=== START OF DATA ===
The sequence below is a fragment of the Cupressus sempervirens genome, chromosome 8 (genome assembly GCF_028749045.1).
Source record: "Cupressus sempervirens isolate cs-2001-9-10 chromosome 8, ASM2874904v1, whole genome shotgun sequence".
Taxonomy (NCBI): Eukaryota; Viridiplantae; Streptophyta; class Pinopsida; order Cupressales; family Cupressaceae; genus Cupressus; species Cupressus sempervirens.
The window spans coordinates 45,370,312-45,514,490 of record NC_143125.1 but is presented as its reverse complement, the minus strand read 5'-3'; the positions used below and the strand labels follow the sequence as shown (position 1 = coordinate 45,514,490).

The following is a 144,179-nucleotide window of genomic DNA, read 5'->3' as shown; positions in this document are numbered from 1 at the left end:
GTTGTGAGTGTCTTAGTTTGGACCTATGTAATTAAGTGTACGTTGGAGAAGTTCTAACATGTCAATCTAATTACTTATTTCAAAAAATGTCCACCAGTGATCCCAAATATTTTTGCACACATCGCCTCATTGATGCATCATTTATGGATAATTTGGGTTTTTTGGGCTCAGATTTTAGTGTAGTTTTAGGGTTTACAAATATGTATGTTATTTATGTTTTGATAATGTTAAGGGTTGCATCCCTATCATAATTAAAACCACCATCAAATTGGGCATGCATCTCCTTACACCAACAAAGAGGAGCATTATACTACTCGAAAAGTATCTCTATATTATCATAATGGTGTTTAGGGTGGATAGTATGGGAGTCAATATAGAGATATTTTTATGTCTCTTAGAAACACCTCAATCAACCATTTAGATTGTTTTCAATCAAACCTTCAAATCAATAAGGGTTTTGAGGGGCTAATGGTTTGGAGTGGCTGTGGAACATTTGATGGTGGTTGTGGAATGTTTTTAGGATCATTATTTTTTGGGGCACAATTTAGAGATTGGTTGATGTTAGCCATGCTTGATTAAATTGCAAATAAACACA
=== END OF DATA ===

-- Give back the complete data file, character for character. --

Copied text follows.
The sequence below is a fragment of the Cupressus sempervirens genome, chromosome 8 (genome assembly GCF_028749045.1).
Source record: "Cupressus sempervirens isolate cs-2001-9-10 chromosome 8, ASM2874904v1, whole genome shotgun sequence".
Taxonomy (NCBI): Eukaryota; Viridiplantae; Streptophyta; class Pinopsida; order Cupressales; family Cupressaceae; genus Cupressus; species Cupressus sempervirens.
The window spans coordinates 45,370,312-45,514,490 of record NC_143125.1 but is presented as its reverse complement, the minus strand read 5'-3'; the positions used below and the strand labels follow the sequence as shown (position 1 = coordinate 45,514,490).

The following is a 144,179-nucleotide window of genomic DNA, read 5'->3' as shown; positions in this document are numbered from 1 at the left end:
GTTGTGAGTGTCTTAGTTTGGACCTATGTAATTAAGTGTACGTTGGAGAAGTTCTAACATGTCAATCTAATTACTTATTTCAAAAAATGTCCACCAGTGATCCCAAATATTTTTGCACACATCGCCTCATTGATGCATCATTTATGGATAATTTGGGTTTTTTGGGCTCAGATTTTAGTGTAGTTTTAGGGTTTACAAATATGTATGTTATTTATGTTTTGATAATGTTAAGGGTTGCATCCCTATCATAATTAAAACCACCATCAAATTGGGCATGCATCTCCTTACACCAACAAAGAGGAGCATTATACTACTCGAAAAGTATCTCTATATTATCATAATGGTGTTTAGGGTGGATAGTATGGGAGTCAATATAGAGATATTTTTATGTCTCTTAGAAACACCTCAATCAACCATTTAGATTGTTTTCAATCAAACCTTCAAATCAATAAGGGTTTTGAGGGGCTAATGGTTTGGAGTGGCTGTGGAACATTTGATGGTGGTTGTGGAATGTTTTTAGGATCATTATTTTTTGGGGCACAATTTAGAGATTGGTTGATGTTAGCCATGCTTGATTAAATTGCAAATAAACACA